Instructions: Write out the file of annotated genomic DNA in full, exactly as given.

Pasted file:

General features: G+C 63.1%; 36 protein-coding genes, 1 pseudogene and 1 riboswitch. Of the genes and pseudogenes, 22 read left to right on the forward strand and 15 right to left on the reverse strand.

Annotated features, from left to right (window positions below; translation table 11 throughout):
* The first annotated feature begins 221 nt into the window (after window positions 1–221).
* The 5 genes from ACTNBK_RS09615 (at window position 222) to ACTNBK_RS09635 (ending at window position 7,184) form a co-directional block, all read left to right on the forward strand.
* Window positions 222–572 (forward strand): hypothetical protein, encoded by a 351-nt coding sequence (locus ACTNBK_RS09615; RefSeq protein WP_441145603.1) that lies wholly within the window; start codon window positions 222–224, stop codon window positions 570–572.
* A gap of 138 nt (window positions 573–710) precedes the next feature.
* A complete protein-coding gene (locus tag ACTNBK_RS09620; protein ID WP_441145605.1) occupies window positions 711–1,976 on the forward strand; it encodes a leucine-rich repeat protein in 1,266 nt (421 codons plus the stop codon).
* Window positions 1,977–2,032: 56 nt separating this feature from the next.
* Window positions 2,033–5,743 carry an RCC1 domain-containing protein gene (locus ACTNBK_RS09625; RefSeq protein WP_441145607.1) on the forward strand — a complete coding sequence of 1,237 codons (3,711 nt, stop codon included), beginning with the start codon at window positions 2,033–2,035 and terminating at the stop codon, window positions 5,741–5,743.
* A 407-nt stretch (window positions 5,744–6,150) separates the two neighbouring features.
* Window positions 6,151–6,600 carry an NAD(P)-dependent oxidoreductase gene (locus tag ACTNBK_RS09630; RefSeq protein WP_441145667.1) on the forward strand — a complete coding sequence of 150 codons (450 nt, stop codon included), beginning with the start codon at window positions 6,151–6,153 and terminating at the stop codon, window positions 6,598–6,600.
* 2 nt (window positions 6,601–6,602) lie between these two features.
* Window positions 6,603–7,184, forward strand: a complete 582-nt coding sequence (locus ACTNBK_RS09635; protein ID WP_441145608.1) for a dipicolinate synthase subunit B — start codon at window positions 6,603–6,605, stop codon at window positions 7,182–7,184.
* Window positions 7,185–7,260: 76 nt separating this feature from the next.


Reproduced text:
General features: G+C 63.1%; 36 protein-coding genes, 1 pseudogene and 1 riboswitch. Of the genes and pseudogenes, 22 read left to right on the forward strand and 15 right to left on the reverse strand.

Annotated features, from left to right (window positions below; translation table 11 throughout):
* The first annotated feature begins 221 nt into the window (after window positions 1–221).
* The 5 genes from ACTNBK_RS09615 (at window position 222) to ACTNBK_RS09635 (ending at window position 7,184) form a co-directional block, all read left to right on the forward strand.
* Window positions 222–572 (forward strand): hypothetical protein, encoded by a 351-nt coding sequence (locus ACTNBK_RS09615; RefSeq protein WP_441145603.1) that lies wholly within the window; start codon window positions 222–224, stop codon window positions 570–572.
* A gap of 138 nt (window positions 573–710) precedes the next feature.
* A complete protein-coding gene (locus tag ACTNBK_RS09620; protein ID WP_441145605.1) occupies window positions 711–1,976 on the forward strand; it encodes a leucine-rich repeat protein in 1,266 nt (421 codons plus the stop codon).
* Window positions 1,977–2,032: 56 nt separating this feature from the next.
* Window positions 2,033–5,743 carry an RCC1 domain-containing protein gene (locus ACTNBK_RS09625; RefSeq protein WP_441145607.1) on the forward strand — a complete coding sequence of 1,237 codons (3,711 nt, stop codon included), beginning with the start codon at window positions 2,033–2,035 and terminating at the stop codon, window positions 5,741–5,743.
* A 407-nt stretch (window positions 5,744–6,150) separates the two neighbouring features.
* Window positions 6,151–6,600 carry an NAD(P)-dependent oxidoreductase gene (locus tag ACTNBK_RS09630; RefSeq protein WP_441145667.1) on the forward strand — a complete coding sequence of 150 codons (450 nt, stop codon included), beginning with the start codon at window positions 6,151–6,153 and terminating at the stop codon, window positions 6,598–6,600.
* 2 nt (window positions 6,601–6,602) lie between these two features.
* Window positions 6,603–7,184, forward strand: a complete 582-nt coding sequence (locus ACTNBK_RS09635; protein ID WP_441145608.1) for a dipicolinate synthase subunit B — start codon at window positions 6,603–6,605, stop codon at window positions 7,182–7,184.
* Window positions 7,185–7,260: 76 nt separating this feature from the next.